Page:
In a surprise turn, a grand jury in Texas that was convened to investigate allegations that Planned Parenthood illegally sold fetal tissue decided instead to indict activists who made sting videos to criticize the organization.
Beginning in July, anti-abortion activists David Daleiden and Sandra Merritt of the Center for Medical Progress released several videos taken with hidden cameras that caught Planned Parenthood officials discussing the use of tissue from aborted fetuses. They made the videos by posing as middlemen for medical researchers seeking fetal tissue. The videos sought, among other things, to prove that Planned Parenthood sold fetal tissue. Federal law allows medical providers to accept donation for processing tissue, but not to profit from it.
The fifth installment in that series of videos was shot in Houston. In the footage, Melissa Farrell of Planned Parenthood Gulf Coast says that the group’s research department “contributes so much to the bottom line,” but she also describes money exchanged for tissue as a donation. After two months of investigation, the grand jury in Houston decided not to charge Planned Parenthood or any staffers, but instead to indict Daleiden and Merritt for tampering with government records. That’s a second-degree felony that could carry up to 20 years in prison. Daleiden also received a misdemeanor indictment under a law that prohibits buying or selling human organs.
“We were called upon to investigate allegations of criminal conduct by Planned Parenthood Gulf Coast,” Harris County District Attorney Devon Anderson, a Republican, said in a statement. “As I stated at the outset of this investigation, we must go where the evidence leads us. All the evidence uncovered in the course of this investigation was presented to the grand jury. I respect their decision on this difficult case.”
Conservatives are already reacting with dismay and shock at the indictments. But as I wrote when the first video was published, it was most effective as agitprop—playing to people’s visceral disgust with abortion. The image of Deborah Nucatola, Planned Parenthood’s senior director of medical services, discussing organ harvesting cavalierly over lunch was off-putting, even to abortion supporters. But the case that Planned Parenthood had actually broken any laws was tenuous. Nucatola noted, for example, that the law prohibited trafficking of organs: “This is not—nobody should be ‘selling’ tissue.”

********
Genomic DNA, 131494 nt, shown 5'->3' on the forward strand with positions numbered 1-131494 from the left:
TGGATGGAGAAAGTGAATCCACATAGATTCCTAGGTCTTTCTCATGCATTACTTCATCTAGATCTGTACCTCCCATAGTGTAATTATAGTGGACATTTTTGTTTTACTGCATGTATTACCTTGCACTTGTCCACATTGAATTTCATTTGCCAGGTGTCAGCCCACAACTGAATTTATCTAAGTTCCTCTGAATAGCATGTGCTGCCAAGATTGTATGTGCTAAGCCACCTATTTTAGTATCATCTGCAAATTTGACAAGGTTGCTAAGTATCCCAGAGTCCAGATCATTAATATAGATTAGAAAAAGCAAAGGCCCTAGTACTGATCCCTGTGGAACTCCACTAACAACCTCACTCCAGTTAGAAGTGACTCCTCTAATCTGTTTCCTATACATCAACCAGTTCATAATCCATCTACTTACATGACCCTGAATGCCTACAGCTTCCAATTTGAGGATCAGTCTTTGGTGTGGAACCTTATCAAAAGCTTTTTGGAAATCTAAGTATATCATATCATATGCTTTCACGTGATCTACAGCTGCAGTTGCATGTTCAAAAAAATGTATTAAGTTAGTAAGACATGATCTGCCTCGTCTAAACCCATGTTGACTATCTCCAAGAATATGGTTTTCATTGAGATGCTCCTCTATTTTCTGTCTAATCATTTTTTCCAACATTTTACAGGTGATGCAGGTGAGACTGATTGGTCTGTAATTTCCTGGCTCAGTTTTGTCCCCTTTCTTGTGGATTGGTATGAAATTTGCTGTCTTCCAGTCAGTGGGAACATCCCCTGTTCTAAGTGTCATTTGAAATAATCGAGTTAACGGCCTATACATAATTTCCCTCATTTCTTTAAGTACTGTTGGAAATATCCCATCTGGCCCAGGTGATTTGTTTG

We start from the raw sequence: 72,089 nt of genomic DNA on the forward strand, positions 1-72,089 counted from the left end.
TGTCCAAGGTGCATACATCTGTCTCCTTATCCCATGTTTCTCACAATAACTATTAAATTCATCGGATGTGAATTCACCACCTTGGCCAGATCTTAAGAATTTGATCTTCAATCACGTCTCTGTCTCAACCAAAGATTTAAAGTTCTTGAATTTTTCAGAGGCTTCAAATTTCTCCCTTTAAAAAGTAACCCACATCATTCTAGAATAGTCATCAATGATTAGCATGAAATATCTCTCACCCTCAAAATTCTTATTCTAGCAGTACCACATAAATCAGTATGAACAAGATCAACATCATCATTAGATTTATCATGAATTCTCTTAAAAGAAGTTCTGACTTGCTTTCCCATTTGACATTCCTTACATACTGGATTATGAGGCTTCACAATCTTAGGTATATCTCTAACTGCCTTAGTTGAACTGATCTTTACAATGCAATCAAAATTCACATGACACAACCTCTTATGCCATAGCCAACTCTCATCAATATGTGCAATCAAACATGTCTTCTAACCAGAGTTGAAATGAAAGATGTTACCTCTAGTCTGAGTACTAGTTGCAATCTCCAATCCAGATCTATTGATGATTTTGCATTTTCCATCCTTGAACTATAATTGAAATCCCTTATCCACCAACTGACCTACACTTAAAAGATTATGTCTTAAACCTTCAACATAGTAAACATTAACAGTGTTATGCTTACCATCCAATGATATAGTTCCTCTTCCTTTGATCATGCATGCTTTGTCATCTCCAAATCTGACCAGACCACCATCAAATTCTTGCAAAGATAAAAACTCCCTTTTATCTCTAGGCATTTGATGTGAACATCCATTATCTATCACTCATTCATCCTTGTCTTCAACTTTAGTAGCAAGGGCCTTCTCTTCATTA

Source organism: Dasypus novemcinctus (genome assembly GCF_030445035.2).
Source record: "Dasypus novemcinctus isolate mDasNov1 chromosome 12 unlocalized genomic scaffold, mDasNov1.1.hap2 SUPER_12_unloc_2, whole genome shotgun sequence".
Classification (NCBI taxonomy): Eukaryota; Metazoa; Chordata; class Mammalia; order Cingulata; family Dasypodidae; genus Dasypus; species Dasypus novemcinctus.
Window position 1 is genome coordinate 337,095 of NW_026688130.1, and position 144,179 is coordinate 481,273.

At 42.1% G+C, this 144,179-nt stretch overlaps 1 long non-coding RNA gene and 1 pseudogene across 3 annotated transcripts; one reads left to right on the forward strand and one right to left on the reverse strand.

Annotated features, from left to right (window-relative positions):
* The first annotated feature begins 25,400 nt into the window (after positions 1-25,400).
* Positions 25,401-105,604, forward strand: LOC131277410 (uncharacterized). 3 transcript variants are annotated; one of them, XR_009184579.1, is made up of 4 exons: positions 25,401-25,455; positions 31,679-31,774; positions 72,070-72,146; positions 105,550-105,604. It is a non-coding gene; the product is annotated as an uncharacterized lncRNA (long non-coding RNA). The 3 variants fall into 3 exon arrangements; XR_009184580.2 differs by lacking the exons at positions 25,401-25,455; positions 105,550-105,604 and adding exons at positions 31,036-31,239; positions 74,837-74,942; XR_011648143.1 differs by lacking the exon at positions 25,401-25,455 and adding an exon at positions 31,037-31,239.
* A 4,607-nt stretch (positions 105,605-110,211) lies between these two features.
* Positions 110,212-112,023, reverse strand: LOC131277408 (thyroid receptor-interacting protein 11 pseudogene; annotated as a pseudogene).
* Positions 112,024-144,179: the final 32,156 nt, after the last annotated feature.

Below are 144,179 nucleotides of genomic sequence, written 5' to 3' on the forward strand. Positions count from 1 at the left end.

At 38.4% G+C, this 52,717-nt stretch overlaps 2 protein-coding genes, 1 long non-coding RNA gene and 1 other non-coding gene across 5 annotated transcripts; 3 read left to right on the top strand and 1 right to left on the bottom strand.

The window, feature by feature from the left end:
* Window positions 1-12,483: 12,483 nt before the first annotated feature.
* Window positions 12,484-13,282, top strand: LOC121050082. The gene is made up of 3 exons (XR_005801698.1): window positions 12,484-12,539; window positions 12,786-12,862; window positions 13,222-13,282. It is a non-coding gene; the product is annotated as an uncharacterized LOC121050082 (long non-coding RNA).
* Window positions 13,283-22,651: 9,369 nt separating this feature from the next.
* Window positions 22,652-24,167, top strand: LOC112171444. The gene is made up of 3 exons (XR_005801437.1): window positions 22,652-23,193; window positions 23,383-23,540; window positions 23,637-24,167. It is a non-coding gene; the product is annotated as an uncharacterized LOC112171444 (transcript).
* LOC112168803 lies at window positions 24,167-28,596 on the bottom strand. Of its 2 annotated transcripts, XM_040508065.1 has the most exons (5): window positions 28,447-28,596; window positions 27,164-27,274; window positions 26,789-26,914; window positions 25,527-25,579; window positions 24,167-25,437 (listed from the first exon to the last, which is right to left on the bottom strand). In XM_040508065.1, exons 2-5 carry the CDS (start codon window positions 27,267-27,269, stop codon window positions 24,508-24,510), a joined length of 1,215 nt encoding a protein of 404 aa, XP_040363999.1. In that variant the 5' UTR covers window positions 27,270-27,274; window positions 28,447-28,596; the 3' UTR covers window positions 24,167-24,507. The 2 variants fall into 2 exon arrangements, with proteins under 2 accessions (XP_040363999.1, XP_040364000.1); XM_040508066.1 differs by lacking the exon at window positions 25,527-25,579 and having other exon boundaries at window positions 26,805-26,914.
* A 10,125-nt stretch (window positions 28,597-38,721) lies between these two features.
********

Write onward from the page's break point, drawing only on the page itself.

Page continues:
Planned Parenthood immediately cried foul on the videos. It alleged that the clips were misleadingly edited—a charge the Center for Medical Progress cleverly defused by posting the full raw footage. But Planned Parenthood also accused the activists of using fake government IDs, creating a fake organization, and inappropriately recording people without their consent as part of the sting. Anderson has not revealed the specifics of the indictment, but it appears that the grand jury believed Daleiden and Merritt committed some violation of laws involving government documents.
A grand-jury indictment is not the same as a criminal conviction. The burden of proof is much lower, and grand juries are generally willing to indict, although the switch from investigating Planned Parenthood to indicting the CMP workers came as a surprise. Planned Parenthood also isn’t totally off the hook. While the grand jury cleared the organization, Texas’s attorney general and the state’s Health and Human Services Commission are still investigating the group.
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